SA’s legal practitioners, already disgruntled with alleged corruption at the country’s 15 Master’s Offices, say the disarray in winding up deceased estates – worsened by Covid-19 deaths – risks taking them out of the R30bn sector. Business Day says the functioning of the offices has been a contentious issue with concerns raised especially over the huge backlogs. The pandemic has worsened the situation as Covid-19 deaths add to the bottleneck of deceased estates.
Louis van Vuren, CEO of the Fiduciary Institute of Southern Africa, a non-profit organisation representing fiduciary practitioners, said that while turnaround times and service levels ‘are under strain in most Master’s Offices’, this did not apply to all as some offices cope better with their workload than others. ‘The vast majority of complaints from the major centres in the last three years relate to the Master’s Offices in Johannesburg, Pretoria and Cape Town, while no complaints have been received about the offices in Bloemfontein and Kimberley.’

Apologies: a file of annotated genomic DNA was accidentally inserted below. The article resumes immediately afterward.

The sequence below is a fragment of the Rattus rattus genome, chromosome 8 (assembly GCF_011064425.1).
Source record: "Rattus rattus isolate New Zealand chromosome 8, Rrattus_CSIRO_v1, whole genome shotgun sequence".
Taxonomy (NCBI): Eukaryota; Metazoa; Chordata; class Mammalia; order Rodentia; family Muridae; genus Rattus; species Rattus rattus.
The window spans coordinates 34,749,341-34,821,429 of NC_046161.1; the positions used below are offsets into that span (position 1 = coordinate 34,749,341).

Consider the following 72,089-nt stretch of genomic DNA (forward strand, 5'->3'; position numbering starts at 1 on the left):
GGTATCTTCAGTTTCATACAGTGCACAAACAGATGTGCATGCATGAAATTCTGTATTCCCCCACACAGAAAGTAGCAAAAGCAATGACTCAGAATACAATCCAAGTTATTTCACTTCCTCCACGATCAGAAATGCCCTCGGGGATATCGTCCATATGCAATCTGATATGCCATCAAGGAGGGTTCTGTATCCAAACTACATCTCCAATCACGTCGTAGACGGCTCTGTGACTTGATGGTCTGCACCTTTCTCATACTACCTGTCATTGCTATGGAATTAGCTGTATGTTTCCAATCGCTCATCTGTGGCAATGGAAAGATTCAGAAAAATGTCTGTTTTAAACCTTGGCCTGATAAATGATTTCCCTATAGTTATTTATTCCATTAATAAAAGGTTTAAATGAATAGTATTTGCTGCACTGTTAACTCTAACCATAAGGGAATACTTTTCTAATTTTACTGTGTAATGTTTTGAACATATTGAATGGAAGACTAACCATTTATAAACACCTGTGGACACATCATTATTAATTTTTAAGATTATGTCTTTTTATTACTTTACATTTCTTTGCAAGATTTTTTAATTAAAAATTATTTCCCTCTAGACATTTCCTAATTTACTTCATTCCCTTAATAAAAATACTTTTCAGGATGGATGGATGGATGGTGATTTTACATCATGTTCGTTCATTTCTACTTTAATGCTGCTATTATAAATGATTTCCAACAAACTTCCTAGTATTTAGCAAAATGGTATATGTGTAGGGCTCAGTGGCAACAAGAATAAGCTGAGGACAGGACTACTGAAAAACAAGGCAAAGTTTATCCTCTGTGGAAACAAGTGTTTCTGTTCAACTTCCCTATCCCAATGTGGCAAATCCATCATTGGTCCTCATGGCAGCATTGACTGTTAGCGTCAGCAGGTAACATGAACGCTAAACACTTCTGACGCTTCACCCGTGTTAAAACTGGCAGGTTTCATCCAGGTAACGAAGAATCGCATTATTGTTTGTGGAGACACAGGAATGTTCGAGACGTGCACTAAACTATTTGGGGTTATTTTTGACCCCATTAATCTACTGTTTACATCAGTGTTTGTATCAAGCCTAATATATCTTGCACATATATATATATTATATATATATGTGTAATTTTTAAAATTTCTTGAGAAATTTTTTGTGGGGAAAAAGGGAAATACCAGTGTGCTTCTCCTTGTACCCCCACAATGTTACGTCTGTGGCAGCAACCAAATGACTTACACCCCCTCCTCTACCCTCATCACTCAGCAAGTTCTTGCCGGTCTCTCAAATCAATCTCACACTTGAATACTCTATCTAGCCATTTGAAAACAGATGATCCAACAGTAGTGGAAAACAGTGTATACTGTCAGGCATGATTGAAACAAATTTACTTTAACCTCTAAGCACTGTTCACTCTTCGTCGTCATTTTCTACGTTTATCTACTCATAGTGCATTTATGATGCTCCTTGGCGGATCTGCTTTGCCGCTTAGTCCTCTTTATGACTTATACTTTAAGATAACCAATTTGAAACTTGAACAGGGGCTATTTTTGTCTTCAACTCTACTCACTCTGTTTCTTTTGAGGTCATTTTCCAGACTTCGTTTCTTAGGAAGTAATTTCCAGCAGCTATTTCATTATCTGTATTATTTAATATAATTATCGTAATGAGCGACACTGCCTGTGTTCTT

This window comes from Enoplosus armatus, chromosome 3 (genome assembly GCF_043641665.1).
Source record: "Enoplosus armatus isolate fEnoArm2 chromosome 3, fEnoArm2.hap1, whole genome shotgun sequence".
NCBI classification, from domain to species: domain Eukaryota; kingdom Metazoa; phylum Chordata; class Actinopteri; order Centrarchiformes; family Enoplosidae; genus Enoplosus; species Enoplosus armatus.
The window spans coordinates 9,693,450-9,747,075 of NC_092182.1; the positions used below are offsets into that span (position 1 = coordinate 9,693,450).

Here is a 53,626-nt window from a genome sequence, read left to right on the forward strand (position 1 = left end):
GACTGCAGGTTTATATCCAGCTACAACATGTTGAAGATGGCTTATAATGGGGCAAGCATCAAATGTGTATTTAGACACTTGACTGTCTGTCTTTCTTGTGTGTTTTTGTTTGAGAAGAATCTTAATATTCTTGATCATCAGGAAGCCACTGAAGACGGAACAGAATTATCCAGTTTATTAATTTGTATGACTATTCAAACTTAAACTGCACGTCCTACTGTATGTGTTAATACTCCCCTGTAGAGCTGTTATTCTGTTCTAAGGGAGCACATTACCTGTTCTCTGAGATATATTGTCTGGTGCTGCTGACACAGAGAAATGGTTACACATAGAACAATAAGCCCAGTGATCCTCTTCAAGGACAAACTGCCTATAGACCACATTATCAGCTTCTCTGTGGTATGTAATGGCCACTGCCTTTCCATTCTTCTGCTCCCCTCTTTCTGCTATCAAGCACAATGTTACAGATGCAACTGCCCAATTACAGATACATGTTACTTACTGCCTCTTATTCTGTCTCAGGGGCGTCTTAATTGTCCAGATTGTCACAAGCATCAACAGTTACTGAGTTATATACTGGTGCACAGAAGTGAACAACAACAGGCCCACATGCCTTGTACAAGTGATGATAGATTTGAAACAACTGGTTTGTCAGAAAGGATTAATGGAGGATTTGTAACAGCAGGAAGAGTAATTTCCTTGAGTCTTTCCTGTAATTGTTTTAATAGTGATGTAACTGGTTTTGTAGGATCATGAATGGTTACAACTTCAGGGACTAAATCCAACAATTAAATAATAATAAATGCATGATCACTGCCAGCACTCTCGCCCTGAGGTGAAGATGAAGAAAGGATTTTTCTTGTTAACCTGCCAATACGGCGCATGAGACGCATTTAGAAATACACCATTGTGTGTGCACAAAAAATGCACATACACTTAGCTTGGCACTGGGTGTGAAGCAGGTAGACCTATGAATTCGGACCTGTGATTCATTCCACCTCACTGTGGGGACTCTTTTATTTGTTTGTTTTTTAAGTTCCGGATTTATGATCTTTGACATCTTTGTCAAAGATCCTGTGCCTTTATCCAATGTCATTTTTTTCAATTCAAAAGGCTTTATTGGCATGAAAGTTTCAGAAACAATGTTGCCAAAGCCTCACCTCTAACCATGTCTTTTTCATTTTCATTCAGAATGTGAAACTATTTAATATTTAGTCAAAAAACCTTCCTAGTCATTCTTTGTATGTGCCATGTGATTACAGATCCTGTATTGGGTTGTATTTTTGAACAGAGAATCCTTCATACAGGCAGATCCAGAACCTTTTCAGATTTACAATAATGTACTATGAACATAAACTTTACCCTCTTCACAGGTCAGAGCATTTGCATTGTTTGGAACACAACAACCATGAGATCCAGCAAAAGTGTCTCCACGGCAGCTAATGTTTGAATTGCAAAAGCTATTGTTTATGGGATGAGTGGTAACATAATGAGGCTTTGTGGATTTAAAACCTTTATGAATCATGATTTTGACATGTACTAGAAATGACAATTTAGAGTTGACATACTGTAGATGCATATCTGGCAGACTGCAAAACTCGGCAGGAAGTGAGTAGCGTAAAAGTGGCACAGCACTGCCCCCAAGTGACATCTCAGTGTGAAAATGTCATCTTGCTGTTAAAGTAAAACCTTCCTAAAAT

A G Jenkins Attorneys have a roster of it’s Candidate Attorneys who visit the Pietermaritzburg Master’s Office two or three times a week to personally follow up on matters requiring attention by the Master’s Office, in order to try and expedite matters, and so we have luckily been able to manage the situation as best as possible in the current situation.